8th International Nannoplankton Association Conference


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Alexandra Zeltner, Ralf Schiebel, Christoph Hemleben:
A comparison of coccolith fluxes from the western, central, and eastern Arabian Sea

The coccolith export production of three mooring arrays in the western (WAST-13), central (CAST-12), and eastern (EAST-13) Arabian Sea was investigated. Traps were deployed in ~3000m water-depth. Sampling in the C Arabian Sea was carried out from November, 1995 through April, 1997, while the W and E traps were sampled between June, 1997 and February, 1998.

Fluxes of coccoliths in all three deep moorings were relatively uniform in contrast to diatoms which strongly prevailed in the W Arabian Sea. Mean coccolith fluxes increased slightly from the W to E Arabian Sea. However, highest coccolith fluxes were observed at WAST during July/August, 1997. The fluxes in the deeper traps ranged between 1.85x108 and 1.44x109 coccoliths m-2d-1 at WAST-13, between 2.12x108 and 8.68x108 coccoliths m-2d-1 at CAST-12, and between 3.73x108 and 1.03x109 coccoliths m-2d-1 at EAST-13. The increase towards the eastern sites seems to be due to a greater ability of the coccolithophores to adapt to varying nutrient concentrations in contrast to diatoms, and/or due to lateral advection. In general, highest coccolith fluxes were observed during the SW monsoon. At the western trap, the highest fluxes were observed during mid-August, while at CAST-12 and EAST-13 the highest fluxes occurred in late September. Coccolithophore diversity was lowest when highest coccolith fluxes occurred. The dominant species was Gephyrocapsa oceanica. The relative proportions of this species increased during the SW monsoon, indicating the maximum intensity of upwelling. Most favourable conditions of this species seem to exist at Site CAST-12, where floral proportions ranged between 50 and 70%. In addition, Calcidiscus leptoporus types A and B, Oolithotus antillarum, Umbilicosphaera sibogae var. foliosa and var. sibogae, Umbellosphaera irregularis and Florisphaera profunda, showed high absolute abundances. An average annual coccolith calcite flux of 4gm-2 is assumed for the deep traps while planktonic foraminifers contributed 7.15gm-2y-1.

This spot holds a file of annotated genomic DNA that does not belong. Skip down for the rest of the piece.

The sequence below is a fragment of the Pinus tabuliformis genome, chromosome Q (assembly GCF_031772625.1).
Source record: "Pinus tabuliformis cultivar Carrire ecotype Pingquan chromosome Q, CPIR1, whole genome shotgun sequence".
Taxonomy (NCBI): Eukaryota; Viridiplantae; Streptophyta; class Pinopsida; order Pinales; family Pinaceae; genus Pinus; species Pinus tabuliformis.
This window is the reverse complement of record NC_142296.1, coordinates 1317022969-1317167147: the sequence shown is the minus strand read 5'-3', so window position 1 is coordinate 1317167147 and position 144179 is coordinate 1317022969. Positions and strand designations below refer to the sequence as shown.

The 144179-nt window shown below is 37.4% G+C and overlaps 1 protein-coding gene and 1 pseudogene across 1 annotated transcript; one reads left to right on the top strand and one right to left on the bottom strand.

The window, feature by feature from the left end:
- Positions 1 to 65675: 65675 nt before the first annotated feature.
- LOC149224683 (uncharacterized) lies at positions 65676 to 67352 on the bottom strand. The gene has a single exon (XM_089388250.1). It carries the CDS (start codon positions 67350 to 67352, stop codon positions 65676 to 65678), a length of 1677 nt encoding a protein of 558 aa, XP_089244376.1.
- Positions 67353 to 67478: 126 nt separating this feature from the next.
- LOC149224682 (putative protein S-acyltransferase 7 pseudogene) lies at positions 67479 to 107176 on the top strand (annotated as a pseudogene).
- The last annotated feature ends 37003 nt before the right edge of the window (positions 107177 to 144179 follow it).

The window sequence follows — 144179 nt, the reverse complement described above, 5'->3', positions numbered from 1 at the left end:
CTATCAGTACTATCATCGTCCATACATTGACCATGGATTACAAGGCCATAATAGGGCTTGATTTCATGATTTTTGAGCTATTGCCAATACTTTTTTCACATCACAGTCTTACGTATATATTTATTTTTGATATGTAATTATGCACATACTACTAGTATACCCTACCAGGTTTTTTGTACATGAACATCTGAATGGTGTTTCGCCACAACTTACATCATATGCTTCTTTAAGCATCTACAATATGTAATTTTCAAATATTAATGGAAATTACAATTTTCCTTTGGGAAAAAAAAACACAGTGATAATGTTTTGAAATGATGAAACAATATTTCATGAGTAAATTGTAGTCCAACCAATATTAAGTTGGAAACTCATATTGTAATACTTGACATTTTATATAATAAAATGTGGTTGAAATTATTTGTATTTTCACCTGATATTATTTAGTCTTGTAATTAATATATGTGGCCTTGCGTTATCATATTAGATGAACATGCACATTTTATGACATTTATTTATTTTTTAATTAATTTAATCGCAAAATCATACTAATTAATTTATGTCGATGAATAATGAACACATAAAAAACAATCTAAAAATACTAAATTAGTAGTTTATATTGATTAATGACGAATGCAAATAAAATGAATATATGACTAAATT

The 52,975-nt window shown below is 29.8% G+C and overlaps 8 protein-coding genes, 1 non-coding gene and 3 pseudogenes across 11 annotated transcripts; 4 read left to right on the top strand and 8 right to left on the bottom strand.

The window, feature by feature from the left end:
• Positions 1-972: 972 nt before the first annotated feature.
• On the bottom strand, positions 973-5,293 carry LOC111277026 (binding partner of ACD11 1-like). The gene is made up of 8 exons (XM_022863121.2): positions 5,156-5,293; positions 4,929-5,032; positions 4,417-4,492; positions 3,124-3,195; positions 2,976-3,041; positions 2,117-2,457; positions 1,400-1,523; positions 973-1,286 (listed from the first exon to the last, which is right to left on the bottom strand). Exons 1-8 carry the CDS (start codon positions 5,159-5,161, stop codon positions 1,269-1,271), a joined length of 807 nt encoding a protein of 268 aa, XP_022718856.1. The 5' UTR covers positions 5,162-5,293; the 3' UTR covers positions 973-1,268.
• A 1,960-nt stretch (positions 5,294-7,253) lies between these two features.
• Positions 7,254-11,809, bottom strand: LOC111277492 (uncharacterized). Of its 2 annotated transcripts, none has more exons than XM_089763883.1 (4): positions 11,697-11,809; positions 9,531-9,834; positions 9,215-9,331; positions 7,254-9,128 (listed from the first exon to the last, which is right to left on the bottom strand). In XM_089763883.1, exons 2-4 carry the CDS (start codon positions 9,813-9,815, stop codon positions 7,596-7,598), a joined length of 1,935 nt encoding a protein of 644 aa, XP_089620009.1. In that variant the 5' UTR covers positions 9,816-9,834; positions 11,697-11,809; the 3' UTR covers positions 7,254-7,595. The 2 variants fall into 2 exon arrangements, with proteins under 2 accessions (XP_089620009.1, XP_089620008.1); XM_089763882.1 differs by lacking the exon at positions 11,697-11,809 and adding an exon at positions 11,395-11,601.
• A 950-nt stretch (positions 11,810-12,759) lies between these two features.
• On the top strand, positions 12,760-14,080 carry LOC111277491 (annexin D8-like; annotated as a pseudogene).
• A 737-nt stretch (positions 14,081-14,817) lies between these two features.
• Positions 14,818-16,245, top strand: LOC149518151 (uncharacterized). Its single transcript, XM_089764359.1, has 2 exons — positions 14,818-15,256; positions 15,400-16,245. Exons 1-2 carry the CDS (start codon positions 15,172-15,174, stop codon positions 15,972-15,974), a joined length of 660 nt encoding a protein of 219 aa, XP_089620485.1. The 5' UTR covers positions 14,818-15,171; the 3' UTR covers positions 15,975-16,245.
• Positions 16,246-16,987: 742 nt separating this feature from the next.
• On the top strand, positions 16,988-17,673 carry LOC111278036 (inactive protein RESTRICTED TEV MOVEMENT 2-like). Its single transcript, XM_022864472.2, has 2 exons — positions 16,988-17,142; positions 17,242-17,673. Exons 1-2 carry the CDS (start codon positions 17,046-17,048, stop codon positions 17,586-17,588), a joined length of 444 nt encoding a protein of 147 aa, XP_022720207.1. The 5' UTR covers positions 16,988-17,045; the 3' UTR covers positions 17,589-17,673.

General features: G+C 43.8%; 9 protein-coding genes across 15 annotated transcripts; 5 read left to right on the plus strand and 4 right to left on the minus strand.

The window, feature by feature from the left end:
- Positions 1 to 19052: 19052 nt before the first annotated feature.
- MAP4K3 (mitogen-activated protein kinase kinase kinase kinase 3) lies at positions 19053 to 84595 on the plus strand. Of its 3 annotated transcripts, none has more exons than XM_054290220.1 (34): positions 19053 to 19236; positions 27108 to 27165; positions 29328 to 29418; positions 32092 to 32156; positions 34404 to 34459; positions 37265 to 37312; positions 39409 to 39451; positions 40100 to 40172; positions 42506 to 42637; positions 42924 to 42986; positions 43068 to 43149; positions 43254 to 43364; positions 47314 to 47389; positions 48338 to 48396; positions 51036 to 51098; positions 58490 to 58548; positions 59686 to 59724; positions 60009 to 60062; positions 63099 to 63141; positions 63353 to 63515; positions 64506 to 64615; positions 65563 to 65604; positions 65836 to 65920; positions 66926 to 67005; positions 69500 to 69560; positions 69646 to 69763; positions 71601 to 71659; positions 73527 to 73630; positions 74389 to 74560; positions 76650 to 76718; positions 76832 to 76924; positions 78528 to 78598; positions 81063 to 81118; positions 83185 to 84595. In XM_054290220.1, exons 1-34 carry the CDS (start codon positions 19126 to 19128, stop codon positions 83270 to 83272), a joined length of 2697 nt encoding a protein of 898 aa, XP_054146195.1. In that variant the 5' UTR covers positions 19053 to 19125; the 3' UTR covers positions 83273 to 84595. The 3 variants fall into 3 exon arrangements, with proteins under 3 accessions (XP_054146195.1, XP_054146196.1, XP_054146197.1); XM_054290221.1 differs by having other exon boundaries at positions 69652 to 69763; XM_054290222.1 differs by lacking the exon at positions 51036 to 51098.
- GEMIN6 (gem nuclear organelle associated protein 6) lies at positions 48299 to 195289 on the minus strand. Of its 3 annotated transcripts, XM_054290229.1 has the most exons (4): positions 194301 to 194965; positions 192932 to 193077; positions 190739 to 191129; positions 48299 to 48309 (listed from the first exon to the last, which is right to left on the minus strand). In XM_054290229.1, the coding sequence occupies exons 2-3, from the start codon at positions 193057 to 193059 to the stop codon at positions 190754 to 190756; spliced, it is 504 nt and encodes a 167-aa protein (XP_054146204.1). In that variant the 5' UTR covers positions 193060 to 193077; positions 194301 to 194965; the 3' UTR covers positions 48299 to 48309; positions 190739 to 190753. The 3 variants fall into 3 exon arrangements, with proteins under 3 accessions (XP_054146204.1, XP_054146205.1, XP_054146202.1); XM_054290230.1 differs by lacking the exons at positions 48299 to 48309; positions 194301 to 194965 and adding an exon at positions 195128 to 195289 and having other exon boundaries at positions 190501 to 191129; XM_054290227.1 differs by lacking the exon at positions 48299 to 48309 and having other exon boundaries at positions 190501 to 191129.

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 [Division of Micropalaeontology] [Department of Geosciences] [Bremen University]

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